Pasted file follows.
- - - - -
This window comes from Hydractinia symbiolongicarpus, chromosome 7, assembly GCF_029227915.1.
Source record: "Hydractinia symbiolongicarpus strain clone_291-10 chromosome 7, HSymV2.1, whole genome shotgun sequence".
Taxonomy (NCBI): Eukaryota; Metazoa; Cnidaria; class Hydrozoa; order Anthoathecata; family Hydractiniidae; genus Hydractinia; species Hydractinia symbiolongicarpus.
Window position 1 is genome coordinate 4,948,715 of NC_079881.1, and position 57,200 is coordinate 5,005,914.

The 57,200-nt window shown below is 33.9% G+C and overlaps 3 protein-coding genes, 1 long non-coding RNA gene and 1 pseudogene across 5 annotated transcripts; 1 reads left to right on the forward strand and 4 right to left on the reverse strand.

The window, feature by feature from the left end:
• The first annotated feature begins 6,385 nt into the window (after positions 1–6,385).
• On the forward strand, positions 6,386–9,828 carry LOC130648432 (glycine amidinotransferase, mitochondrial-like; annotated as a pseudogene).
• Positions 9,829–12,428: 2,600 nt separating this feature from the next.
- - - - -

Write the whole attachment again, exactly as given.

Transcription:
This window comes from Hydractinia symbiolongicarpus, chromosome 7, assembly GCF_029227915.1.
Source record: "Hydractinia symbiolongicarpus strain clone_291-10 chromosome 7, HSymV2.1, whole genome shotgun sequence".
Taxonomy (NCBI): Eukaryota; Metazoa; Cnidaria; class Hydrozoa; order Anthoathecata; family Hydractiniidae; genus Hydractinia; species Hydractinia symbiolongicarpus.
Window position 1 is genome coordinate 4,948,715 of NC_079881.1, and position 57,200 is coordinate 5,005,914.

The 57,200-nt window shown below is 33.9% G+C and overlaps 3 protein-coding genes, 1 long non-coding RNA gene and 1 pseudogene across 5 annotated transcripts; 1 reads left to right on the forward strand and 4 right to left on the reverse strand.

The window, feature by feature from the left end:
• The first annotated feature begins 6,385 nt into the window (after positions 1–6,385).
• On the forward strand, positions 6,386–9,828 carry LOC130648432 (glycine amidinotransferase, mitochondrial-like; annotated as a pseudogene).
• Positions 9,829–12,428: 2,600 nt separating this feature from the next.